The benne (or sesame) seed has long been a staple in the traditional foodways of the South Carolina lowcountry. Most people here, especially tourists, first encounter this delicious seed in the benne wafer—sweet, crunchy, bite-sized discs that one finds everywhere in and around Charleston. In recent years, however, historically-minded chefs have been using benne in a wide variety of dishes, from pastries to main courses, in the effort to restore the tiny seed to its former place as a staple of lowcountry cuisine.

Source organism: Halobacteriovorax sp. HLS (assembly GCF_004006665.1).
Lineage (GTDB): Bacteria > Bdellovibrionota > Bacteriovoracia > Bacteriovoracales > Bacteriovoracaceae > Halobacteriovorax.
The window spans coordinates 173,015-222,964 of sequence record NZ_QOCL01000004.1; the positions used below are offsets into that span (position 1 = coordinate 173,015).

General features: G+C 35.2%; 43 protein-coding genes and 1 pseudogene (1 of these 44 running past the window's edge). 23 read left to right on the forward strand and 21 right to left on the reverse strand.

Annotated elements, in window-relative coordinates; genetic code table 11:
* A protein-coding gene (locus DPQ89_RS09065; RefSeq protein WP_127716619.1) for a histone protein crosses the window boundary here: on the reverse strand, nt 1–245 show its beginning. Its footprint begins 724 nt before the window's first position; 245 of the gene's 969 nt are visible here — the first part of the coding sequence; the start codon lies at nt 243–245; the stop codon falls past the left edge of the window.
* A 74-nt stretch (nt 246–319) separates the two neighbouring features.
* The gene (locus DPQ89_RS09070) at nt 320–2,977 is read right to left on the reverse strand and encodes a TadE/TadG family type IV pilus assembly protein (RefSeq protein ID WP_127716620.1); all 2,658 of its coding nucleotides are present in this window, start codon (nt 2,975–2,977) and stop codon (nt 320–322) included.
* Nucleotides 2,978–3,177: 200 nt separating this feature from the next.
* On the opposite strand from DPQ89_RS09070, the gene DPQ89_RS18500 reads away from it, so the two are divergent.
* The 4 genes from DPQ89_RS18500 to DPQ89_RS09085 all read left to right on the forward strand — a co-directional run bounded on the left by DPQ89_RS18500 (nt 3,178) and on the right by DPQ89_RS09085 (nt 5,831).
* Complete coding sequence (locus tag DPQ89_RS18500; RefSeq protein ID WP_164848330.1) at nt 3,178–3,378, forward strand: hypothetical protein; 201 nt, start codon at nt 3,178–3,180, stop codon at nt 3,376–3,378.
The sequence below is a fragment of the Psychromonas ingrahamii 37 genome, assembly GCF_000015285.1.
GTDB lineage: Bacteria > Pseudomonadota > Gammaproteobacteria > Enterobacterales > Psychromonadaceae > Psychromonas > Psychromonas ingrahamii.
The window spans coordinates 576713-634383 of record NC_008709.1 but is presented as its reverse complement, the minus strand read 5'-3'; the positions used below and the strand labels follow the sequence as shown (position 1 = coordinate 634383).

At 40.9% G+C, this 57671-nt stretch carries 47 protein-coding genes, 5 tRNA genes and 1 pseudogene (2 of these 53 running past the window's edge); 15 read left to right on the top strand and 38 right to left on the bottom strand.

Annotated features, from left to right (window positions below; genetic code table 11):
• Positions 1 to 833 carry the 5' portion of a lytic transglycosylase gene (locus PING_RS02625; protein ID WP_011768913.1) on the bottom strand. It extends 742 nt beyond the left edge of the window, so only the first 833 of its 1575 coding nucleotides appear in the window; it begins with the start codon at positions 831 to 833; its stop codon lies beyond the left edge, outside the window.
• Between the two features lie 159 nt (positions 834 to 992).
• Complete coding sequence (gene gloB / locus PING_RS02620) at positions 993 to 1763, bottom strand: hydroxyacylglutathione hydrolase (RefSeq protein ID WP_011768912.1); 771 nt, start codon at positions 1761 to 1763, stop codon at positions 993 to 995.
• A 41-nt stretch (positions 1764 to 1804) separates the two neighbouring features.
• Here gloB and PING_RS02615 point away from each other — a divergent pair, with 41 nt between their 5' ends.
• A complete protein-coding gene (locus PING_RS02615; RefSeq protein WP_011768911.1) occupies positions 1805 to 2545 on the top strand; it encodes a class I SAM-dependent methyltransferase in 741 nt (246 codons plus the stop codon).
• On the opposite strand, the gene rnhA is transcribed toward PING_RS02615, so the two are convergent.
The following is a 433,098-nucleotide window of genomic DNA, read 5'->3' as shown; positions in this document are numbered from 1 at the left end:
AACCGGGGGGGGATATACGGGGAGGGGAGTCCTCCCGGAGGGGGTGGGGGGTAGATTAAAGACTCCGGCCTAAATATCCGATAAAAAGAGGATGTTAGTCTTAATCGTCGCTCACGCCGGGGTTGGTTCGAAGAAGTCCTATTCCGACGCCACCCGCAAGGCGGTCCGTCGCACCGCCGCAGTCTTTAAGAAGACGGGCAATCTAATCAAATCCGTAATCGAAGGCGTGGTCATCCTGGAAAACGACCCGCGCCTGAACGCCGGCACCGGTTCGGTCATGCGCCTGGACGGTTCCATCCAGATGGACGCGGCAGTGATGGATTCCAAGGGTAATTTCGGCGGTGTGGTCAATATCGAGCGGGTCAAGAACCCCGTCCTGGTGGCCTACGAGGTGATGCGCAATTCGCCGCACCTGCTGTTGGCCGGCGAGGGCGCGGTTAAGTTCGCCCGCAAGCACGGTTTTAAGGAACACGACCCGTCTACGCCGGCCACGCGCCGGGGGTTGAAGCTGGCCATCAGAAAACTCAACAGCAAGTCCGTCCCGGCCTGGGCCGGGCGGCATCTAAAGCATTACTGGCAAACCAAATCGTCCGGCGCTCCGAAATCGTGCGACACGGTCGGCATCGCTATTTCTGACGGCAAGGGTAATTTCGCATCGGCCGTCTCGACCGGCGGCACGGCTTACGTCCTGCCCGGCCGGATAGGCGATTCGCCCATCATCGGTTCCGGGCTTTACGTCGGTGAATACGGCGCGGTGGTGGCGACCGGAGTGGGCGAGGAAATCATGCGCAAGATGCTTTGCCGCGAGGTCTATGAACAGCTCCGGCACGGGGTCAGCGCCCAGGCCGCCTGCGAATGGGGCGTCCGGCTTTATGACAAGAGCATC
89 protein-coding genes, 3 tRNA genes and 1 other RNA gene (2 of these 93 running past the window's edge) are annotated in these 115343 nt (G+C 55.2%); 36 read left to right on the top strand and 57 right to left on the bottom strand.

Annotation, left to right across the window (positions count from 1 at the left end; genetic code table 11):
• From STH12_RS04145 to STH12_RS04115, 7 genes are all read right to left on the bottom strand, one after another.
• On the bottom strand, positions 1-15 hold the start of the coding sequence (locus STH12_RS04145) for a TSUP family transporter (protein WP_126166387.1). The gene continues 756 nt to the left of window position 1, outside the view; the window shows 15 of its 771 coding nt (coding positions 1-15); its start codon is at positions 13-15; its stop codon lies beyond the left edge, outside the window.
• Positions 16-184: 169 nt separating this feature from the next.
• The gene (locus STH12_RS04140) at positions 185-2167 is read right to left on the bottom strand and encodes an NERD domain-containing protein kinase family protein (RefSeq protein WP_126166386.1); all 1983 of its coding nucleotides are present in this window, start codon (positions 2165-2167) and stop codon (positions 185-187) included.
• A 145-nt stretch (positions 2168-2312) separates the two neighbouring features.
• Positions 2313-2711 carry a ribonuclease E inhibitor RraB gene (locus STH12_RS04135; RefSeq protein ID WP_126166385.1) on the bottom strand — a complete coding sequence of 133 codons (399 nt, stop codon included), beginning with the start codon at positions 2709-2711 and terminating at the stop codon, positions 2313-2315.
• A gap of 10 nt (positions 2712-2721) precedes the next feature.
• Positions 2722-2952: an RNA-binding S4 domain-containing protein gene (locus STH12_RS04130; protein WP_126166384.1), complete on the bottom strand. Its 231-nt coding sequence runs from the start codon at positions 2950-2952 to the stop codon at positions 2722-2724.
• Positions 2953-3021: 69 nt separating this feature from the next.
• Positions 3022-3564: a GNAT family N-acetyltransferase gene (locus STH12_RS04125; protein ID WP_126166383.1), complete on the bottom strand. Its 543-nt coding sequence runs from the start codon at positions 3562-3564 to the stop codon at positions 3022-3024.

- Chances are, you already know about benne seeds, which are more commonly known as sesame seeds. Benne is simply the African name for sesame
- Sesame seeds are a great source of minerals, including copper, magnesium, calcium, iron, manganese, zinc and selenium. They are also rich in vitamin B and E, protein, and fiber
- Sesame plant is a drought tolerant annual that grows in most soil types, but thrive in fertile soil with a neutral pH, and do best in full sunlight
“Is there a difference between benne seeds and sesame seeds? Not a bit. Benne is simply the African name for sesame (Sesamum indicum).”